Stafford Beer and The Arts; a daughter remembers
‘A MATTER OF HYSTERICAL RECORD
‘When the short-lived Allende government was elected to power in Chile and needed a means of balancing that unfortunate country’s precarious economy, Allende appealed to the British cybernetics expert Stafford Beer.
Who announced that as few as ten significant quantities, reported from a handful of key locations where adequate communication facilities existed, would enable the state of the economy to be reviewed and adjusted on a day-to-day basis.
Judging by what happened subsequently, his claim infuriated nearly as many people as did the news that there are only four elements in the human genetic code.’
John Brummer, The Shockwave Rider [Futura Publications Ltd. 1975] p.123
Stafford was not overwhelmed when I read him the above, though he was thrilled by the page number. For me it was the text that was magic; he had become part of a world I loved, science fiction.
Ah, he said.
Those people are always hanging around at the back of conferences. I’ve met several.
In fact, he said, I’ve played table tennis with Arthur C. Clarke.
All who knew Stafford will acknowledge his power as a raconteur.
I said (he said) – ping, pong, pause – what do you do? Ping, pong. I write, was the response. Pong. Everyone at this conference writes. Ping, wham. Pong. I write science fiction. Ping. Pause. Ha! I’ve read some of that.
Stafford proceeded at some length to explain the story of A Space Odyssey. Clarke let him finish, ping-ponging the while, before saying, ping, yes, I wrote that. Wham. Stafford, undeterred, told him the story of The Nine Billion names of God, while continuing the game.
The bastard, said Stafford. He let me finish before saying, yerrrs – I wrote that too.
His meeting with Douglas Adams was also memorably recounted. Friends had fixed a lunch together and Mrs Adams was apparently rather lovely so Stafford all devoted his attention to her (as anyone who knew him will tell you was his wont…) Towards the end of the meal he politely if belatedly turned to her husband – whom he thought from the look of him was a chartered accountant – and asked, and what do you do?
On hearing that he was the author of the Hitchhikers Guide to the Galaxy he clutched his head and groaned, Oh my God, my children will kill me. He knew we would stay in on a Saturday night to listen to the radio broadcast. Fans and devotees. Brain the size of a planet was the stock response in the household to any request for any servile task.
I was about to write, he never read fiction – but casting my mind back it seems that he’d read ALL fiction. My bedtime stories were the Iliad, The Odyssey and Lewis Carroll. He could hold his own in any conversation about literature. He often – gloomily- remarked that fiction was all that people read. He regarded it therefore as a way to instruct people, from the short story he wrote as a young captain in the Gurkha’s – dealing rather pedantically with Indian mysticism – to the sophisticated kids book on Indian mysticism, Wizard Prang. A lifetimes literary output had made him rather expert by then.
But if we are thinking Stafford and literature, it is his poetry that is significant. Poetry was one of his big loves; he had a good grasp of Anglo-Saxon and would read from Chaucer, pointing out the contemporary parallels. Sounds and cadence mattered. Scansion and internal rhythms too, of course, because it was the sound of the thing that got him. Perhaps this was why Basil Bunting was a favourite poet. Bunting insisted that his work should be read aloud and in his Northumberland accent, not dissimilar to the Welsh music of Dylan Thomas who was another passion of Staffords. T.S.Eliot too. When he was young it was the undergraduates game to declaim Eliot from rooftops, very (sweetly) radical in its day…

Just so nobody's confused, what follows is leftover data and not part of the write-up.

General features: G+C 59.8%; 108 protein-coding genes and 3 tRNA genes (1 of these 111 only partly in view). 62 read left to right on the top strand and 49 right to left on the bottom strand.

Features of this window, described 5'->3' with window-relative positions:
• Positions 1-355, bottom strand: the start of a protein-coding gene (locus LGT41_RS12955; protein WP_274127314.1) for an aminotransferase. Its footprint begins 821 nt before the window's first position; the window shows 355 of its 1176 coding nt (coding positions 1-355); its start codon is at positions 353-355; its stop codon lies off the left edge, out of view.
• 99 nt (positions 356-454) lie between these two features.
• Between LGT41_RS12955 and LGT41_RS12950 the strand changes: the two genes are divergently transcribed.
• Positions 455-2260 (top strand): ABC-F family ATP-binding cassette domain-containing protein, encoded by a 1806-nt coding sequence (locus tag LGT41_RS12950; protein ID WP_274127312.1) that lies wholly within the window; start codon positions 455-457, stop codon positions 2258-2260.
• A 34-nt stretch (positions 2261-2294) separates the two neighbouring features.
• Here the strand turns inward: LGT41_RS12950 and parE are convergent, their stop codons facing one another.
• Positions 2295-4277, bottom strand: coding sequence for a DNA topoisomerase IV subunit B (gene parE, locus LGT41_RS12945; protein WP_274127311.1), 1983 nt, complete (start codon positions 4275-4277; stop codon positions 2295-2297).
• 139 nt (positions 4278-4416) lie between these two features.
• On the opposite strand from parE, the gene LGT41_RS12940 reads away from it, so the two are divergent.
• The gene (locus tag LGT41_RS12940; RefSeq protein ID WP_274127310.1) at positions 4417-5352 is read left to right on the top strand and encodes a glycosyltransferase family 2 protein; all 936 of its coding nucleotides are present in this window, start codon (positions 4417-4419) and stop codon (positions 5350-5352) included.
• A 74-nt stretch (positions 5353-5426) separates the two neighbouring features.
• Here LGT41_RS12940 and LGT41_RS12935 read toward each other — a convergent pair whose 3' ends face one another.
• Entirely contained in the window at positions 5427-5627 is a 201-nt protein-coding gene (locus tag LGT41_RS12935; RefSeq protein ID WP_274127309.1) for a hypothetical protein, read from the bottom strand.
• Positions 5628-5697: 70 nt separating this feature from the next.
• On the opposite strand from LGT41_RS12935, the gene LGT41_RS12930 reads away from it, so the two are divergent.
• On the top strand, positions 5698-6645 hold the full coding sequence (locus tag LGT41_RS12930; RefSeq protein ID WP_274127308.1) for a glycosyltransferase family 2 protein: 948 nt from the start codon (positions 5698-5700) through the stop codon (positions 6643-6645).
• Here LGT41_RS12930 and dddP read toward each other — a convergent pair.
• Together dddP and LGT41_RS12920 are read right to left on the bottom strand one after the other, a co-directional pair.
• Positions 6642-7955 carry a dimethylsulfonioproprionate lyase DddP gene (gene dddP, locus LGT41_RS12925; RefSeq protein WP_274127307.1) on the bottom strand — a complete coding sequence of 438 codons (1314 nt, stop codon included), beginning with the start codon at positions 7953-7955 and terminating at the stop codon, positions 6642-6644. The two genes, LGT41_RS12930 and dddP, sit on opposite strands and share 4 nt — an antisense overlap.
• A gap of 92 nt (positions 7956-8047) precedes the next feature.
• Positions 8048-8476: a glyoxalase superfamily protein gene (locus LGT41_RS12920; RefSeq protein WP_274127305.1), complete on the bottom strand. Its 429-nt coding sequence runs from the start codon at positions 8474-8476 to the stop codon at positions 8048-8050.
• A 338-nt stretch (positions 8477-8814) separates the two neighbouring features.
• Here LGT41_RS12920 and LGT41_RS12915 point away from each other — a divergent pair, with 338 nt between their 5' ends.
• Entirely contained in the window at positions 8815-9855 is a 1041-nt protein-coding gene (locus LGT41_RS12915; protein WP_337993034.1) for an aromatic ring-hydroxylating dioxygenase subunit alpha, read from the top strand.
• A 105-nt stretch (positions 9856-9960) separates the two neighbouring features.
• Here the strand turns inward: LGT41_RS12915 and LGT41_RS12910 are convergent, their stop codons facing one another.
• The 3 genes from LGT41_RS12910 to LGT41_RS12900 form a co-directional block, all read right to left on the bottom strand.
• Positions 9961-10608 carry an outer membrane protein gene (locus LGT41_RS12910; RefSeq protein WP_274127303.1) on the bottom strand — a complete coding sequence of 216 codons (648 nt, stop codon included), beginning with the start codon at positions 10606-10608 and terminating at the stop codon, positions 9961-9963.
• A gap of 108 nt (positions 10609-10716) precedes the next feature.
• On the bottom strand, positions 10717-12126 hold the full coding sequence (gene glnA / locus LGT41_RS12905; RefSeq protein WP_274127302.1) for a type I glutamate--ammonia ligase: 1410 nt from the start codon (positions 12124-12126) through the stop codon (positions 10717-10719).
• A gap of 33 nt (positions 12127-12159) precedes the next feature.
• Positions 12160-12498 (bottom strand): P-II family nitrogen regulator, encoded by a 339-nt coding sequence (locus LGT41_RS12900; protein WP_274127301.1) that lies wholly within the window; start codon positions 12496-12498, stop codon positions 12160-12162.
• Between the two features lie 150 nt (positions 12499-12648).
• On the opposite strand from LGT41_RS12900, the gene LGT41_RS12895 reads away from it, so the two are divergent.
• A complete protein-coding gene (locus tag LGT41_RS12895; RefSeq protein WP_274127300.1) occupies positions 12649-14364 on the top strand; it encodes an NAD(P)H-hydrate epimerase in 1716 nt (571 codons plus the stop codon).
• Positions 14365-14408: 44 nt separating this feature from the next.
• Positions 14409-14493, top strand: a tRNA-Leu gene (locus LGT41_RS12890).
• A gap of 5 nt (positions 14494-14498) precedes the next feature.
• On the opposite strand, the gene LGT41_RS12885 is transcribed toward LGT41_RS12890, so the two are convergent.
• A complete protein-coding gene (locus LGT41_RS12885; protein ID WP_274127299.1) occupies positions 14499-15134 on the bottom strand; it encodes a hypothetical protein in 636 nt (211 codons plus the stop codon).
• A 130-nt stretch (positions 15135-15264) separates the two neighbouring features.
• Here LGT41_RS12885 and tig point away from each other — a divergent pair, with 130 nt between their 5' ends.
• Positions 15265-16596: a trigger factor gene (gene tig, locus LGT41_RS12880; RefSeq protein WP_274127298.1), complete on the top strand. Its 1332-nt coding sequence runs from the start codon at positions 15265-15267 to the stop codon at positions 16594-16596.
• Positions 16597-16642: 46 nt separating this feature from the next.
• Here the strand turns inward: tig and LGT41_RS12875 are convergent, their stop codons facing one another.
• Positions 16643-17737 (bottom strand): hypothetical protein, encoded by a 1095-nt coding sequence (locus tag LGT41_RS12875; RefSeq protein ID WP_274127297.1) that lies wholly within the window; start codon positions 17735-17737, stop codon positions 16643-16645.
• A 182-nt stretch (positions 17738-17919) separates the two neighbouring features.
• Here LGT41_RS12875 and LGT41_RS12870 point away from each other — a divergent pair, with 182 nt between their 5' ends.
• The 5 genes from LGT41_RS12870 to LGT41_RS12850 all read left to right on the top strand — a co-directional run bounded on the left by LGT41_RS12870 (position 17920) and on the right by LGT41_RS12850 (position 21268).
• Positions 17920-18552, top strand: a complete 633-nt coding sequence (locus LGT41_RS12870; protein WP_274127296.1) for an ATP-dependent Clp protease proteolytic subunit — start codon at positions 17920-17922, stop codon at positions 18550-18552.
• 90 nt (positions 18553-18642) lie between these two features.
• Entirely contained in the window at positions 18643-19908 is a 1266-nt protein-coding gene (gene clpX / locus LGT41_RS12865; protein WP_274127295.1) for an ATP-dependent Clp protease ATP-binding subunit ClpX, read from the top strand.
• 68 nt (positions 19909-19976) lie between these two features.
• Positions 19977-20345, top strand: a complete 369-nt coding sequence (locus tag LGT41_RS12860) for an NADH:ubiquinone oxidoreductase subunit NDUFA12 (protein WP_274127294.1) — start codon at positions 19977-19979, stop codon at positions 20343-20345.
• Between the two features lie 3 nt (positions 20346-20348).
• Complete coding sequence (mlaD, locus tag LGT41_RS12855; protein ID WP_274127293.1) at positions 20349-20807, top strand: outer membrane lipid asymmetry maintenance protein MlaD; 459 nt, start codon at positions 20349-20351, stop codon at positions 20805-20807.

The Bible was a major poetic influence. The King James version, of course, because of the poetics – though he knew the others. He’d been studying the Bible since he was a boy and had a very solid theological knowledge as a result, though some of his references can be a little abstruse for the modern reader. The dedication of One Person Metagame, his autobiographical poem, is to Elihu the son of Barachel the Buzite, of the kindred of Ram. His slight notes merely give a biblical reference – the Book of Job, ch 32, v1-3 from which we learn that Elihu was angry with Job because he justified himself rather than God. What’s that about then?
Stafford read Job constantly, studied it thoroughly. The Book of Job deals with the issue of human suffering, a subject that concerned him all his life (ref; A World In Torment) He twice painted Job… built into the shape of ∞, the sideways 8 symbol for eternity.
Carl Jungs book Answer to Job (1952 in English) was often referred to, where Jung writes of the Jewish patriarchal God as a dangerously mad psycho who ultimately has to kill his own son to atone for his vicious traits. The Satan side of God. Slightly more positively, God is described as developing as a personality – as coming-into-being. Stafford was a fan of Jungs’ Seven Sermons to the Dead as well and had a deep knowledge of alchemy in general. It could get rather irritating as a young person, to discover an obscure and exciting text and find that Stafford knew it inside out. Where did he find the time?
I see from the notes of OPM that it took four years to write, given attention on a daily basis from 1971 to 1974. His work load at that time was phenomenal. Even on his plane journeys and between jobs he was writing Brain of the Firm. And running Cybersyn in Chile. He had a new wife and a young family. He never gave the impression of being hurried, or tired, or pre-occupied.
Lead it is malleable
the extract of its mercury
is good as gold
turn to the left
consult your death
before the gold takes over
rampant biologic growth
why not relax